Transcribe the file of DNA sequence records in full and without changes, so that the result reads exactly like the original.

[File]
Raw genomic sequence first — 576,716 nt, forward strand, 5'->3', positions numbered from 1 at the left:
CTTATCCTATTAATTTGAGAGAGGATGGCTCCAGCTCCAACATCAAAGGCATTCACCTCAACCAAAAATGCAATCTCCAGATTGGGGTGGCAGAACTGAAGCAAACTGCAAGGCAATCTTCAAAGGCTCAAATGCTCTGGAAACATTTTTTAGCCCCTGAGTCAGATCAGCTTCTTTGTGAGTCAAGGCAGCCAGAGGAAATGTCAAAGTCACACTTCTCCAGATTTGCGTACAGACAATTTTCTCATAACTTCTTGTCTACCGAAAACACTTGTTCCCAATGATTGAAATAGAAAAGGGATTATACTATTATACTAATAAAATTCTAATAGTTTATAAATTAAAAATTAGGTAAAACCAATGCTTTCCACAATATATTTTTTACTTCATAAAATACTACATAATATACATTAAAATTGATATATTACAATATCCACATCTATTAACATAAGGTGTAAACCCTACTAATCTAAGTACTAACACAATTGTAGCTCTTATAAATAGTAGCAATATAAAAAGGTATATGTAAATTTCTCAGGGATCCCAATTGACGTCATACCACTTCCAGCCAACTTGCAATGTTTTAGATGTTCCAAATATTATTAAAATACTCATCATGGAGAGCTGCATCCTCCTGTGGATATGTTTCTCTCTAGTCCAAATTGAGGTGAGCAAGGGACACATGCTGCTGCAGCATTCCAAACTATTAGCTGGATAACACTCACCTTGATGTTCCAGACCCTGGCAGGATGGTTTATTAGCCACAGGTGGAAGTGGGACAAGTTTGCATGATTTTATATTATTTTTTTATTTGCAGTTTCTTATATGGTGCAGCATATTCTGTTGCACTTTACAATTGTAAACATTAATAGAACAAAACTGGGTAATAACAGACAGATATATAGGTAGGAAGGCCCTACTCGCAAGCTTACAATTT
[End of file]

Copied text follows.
Raw genomic sequence first — 576,716 nt, forward strand, 5'->3', positions numbered from 1 at the left:
CTTATCCTATTAATTTGAGAGAGGATGGCTCCAGCTCCAACATCAAAGGCATTCACCTCAACCAAAAATGCAATCTCCAGATTGGGGTGGCAGAACTGAAGCAAACTGCAAGGCAATCTTCAAAGGCTCAAATGCTCTGGAAACATTTTTTAGCCCCTGAGTCAGATCAGCTTCTTTGTGAGTCAAGGCAGCCAGAGGAAATGTCAAAGTCACACTTCTCCAGATTTGCGTACAGACAATTTTCTCATAACTTCTTGTCTACCGAAAACACTTGTTCCCAATGATTGAAATAGAAAAGGGATTATACTATTATACTAATAAAATTCTAATAGTTTATAAATTAAAAATTAGGTAAAACCAATGCTTTCCACAATATATTTTTTACTTCATAAAATACTACATAATATACATTAAAATTGATATATTACAATATCCACATCTATTAACATAAGGTGTAAACCCTACTAATCTAAGTACTAACACAATTGTAGCTCTTATAAATAGTAGCAATATAAAAAGGTATATGTAAATTTCTCAGGGATCCCAATTGACGTCATACCACTTCCAGCCAACTTGCAATGTTTTAGATGTTCCAAATATTATTAAAATACTCATCATGGAGAGCTGCATCCTCCTGTGGATATGTTTCTCTCTAGTCCAAATTGAGGTGAGCAAGGGACACATGCTGCTGCAGCATTCCAAACTATTAGCTGGATAACACTCACCTTGATGTTCCAGACCCTGGCAGGATGGTTTATTAGCCACAGGTGGAAGTGGGACAAGTTTGCATGATTTTATATTATTTTTTTATTTGCAGTTTCTTATATGGTGCAGCATATTCTGTTGCACTTTACAATTGTAAACATTAATAGAACAAAACTGGGTAATAACAGACAGATATATAGGTAGGAAGGCCCTACTCGCAAGCTTACAATTT